Our team conducts research, essentially in the field of perinatal health; we began in 1975 as INSERM Unit 149 (directed by Claude Rumeau-Rouquette and then Gérard Bréart) and continued as Inserm Unit 953 (directed by François Goffinet). In January 2014, this unit became the EPOPé research team (directed by Pierre-Yves Ancel), part of the Center for Epidemiology Research and Statistics Sorbonne Paris-Cité (CRESS).
Our unit includes about 80 people, including about 35 researchers or clinician-researchers, 15 doctoral students, and 25 staff members who are responsible for study coordination, data collection, and statistical analysis. Our research focuses on the health of women during and after pregnancy, the health of children as it relates to pregnancy and birth, and general pediatrics.
We have three principal objectives:
- to assess practices and health policies and their implementation in the population,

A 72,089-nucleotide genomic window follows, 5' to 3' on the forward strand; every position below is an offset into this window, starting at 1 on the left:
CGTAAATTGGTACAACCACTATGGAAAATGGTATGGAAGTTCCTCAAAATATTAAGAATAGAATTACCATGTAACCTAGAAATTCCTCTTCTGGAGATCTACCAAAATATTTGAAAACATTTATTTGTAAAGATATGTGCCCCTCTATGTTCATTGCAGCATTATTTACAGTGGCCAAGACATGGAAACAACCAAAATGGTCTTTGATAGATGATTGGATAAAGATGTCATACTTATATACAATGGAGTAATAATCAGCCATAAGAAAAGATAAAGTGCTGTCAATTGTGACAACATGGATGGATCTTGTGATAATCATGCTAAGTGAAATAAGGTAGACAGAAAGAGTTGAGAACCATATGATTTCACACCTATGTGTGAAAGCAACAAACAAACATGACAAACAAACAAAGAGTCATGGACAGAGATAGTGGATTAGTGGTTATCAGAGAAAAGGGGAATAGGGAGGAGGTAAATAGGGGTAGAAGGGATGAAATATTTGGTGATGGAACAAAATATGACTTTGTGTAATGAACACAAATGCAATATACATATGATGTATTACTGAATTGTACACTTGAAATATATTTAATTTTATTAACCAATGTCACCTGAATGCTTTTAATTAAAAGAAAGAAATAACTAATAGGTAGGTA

- to identify the determinants of perinatal complications in mothers and babies, and
- to study the influence of events of the perinatal period (such as prenatal exposures, very preterm birth, and malformations) on the health and long-term development of the children and on the health and well-being of mothers and families.
Our projects take place in France and also internationally, principally in Europe. We seek to provide results that are useful for the implementation of effective care practices and policies, in the perinatal domain and for children’s health. Our research is conducted in close interaction with clinicians both within the team and outside.
Our project is structured around five themes defined by major perinatal and child health issues:
- Theme 1. Prenatal and delivery care in the low-risk and general population
- Theme 2. Severe maternal morbidity
- Theme 3. Causes and consequences of preterm birth
- Theme 4. Congenital anomalies: risk factors, management, and outcome
- Theme 5. Clinical epidemiology in routine pediatrics
- Common theme. Social inequalities in health in the perinatal and infant context